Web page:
What is the meaning of “true love?” Is it how something or someone makes you feel? Is it the tiny moments that make life enjoyable? It is our friends and family? The definition of “true love” has taken on a new meaning, transforming how we view the “fairytale ending.”
Set at Christmas time, Disney+’s Godmothered is a comedy about Eleanor, a young, inexperienced naive fairy godmother-in-training (Jillian Bell), who upon hearing her chosen profession is facing extinction, decides to show the world people still need fairy godmothers. After finding a forgotten letter from a 10-year-old girl in distress, Eleanor tracks her down and discovers the girl, Mackenzie, is now a 40-year-old single mom (Isla Fisher) working at a news station in Boston. Having lost her husband several years earlier, Mackenzie has all but given up on the idea of “happily ever after,” but Eleanor is bound and determined to give Mackenzie a happiness makeover, whether she likes it or not. Though she has a lot to learn about the real world, Eleanor’s determination to help this family believe again in the power of love just may give the family the happiness they need.
During a press conference, Bell and Fisher joined Jillian, Shea Spaeder, who plays Mac’s eldest daughter Jane, in a conversation about the many themes of the film and the transformative meaning of “happily ever after.”
“What’s fun about this story is we kind of think of it as a hybrid; Muse meets Elf. We’ve got a lot of physical comedy and a lot of psych gags and slapstick. And then we have also word play and my character is more of the straight man in the story which is something I haven’t really had the opportunity to get to play,” Fisher said.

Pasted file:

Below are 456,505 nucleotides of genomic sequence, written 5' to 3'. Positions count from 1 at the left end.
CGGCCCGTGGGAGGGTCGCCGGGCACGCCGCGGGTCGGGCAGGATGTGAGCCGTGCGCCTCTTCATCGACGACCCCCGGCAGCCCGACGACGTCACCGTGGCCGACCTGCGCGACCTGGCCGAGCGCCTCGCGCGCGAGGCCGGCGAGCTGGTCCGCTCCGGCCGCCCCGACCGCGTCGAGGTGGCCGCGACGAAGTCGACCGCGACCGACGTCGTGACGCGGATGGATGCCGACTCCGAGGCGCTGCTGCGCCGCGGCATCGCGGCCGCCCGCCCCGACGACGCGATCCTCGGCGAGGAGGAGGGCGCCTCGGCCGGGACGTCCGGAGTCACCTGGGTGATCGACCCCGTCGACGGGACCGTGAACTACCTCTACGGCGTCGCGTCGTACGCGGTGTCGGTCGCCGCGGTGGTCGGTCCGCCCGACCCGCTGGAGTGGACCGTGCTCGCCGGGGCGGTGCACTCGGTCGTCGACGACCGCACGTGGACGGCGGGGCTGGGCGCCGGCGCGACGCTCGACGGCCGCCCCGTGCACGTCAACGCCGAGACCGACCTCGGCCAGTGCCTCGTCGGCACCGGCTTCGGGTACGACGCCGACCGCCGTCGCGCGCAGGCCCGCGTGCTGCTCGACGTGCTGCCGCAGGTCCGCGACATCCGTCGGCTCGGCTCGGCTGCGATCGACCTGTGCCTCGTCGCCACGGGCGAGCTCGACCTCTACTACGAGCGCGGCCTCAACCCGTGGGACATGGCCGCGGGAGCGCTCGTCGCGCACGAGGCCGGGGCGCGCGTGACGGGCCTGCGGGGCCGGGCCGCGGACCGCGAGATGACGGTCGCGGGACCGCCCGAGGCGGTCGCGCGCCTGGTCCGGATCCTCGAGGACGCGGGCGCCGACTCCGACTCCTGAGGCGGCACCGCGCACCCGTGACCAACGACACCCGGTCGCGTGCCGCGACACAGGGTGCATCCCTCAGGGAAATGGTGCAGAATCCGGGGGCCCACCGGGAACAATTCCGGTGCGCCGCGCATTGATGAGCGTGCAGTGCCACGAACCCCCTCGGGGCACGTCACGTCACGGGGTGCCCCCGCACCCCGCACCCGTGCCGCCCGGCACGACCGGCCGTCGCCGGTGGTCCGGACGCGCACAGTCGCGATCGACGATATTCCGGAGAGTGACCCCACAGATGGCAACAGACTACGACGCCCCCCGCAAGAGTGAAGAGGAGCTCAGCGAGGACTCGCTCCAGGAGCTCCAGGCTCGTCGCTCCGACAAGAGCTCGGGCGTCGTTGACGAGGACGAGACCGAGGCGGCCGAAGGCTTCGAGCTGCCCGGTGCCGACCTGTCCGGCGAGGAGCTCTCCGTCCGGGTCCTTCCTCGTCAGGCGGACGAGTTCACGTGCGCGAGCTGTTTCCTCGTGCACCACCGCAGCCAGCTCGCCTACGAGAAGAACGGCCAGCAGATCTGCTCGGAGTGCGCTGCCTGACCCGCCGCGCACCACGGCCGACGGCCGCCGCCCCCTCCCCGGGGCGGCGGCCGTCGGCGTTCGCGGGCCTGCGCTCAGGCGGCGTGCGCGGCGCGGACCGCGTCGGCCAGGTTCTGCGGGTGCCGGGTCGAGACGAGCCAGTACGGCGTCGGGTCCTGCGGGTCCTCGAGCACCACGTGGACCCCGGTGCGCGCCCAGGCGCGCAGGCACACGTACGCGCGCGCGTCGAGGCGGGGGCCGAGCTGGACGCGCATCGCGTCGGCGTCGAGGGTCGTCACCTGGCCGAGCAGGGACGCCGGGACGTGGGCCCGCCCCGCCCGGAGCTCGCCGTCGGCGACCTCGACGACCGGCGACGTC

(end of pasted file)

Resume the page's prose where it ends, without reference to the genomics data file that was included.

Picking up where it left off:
For Jillian, getting the opportunity to play in a modern fairytale movie was alluring and an actress’ dream.
“Who doesn’t grow up wanting to be a Disney princess? I mean that’s the goal. The script came along and I’d always been looking for some kind of magical being to play because my goal in life was to play a witch. And this is the closest I’ve ever gotten to it. She’s got magic and spells, and is trying to make Isla’s character’s dreams come true. I think this was definitely a goal and to get to do it, I’m still blown away that I got the part and got to act amongst all these people,” Jillian chimed in.
On the surface Godmothered at first feels like a tradition movie about finding your true love, however, the movie is a reflection of the times; happily ever after and fairytales having a different meaning to everyone. While true love is definitively out there, we might be looking in the wrong places. The cast felt it was important for children (and adults) to know happily ever after does not necessarily mean having a castle, a prince, and a dress. It is about the blessings in our life today, its about the people who make us happy.
With the world being in the state it’s in now, it is a perfect movie to reminds us of the connections we make and fairytales are everywhere.
Jane who plays Moira believes, “It also represents what the world is today in this-it’s-it’s not 1860 anymore. It’s not castles and all of this stuff. It’s, happily ever after is what you want. It’s what you believe and it’s a goal you can achieve on your own. If you want it, if you believe that you can get it, it’s something that’s not reliant on magic. It’s reliant on you and your spirit. And I think that’s really something we all have to remember. We are capable of such amazing things and such positive things for ourselves and for others. And that’s happily ever after.”
“And equally it’s nice to, let life [and] situations in life guide you into new beginnings or openings you might not have envisioned for yourself and push yourself out of your comfort zone by being open to doing something potentially that wasn’t necessarily in your wheelhouse, to quote Americans,” Isla finished.
To learn more about Godmothered check out the full press conference above.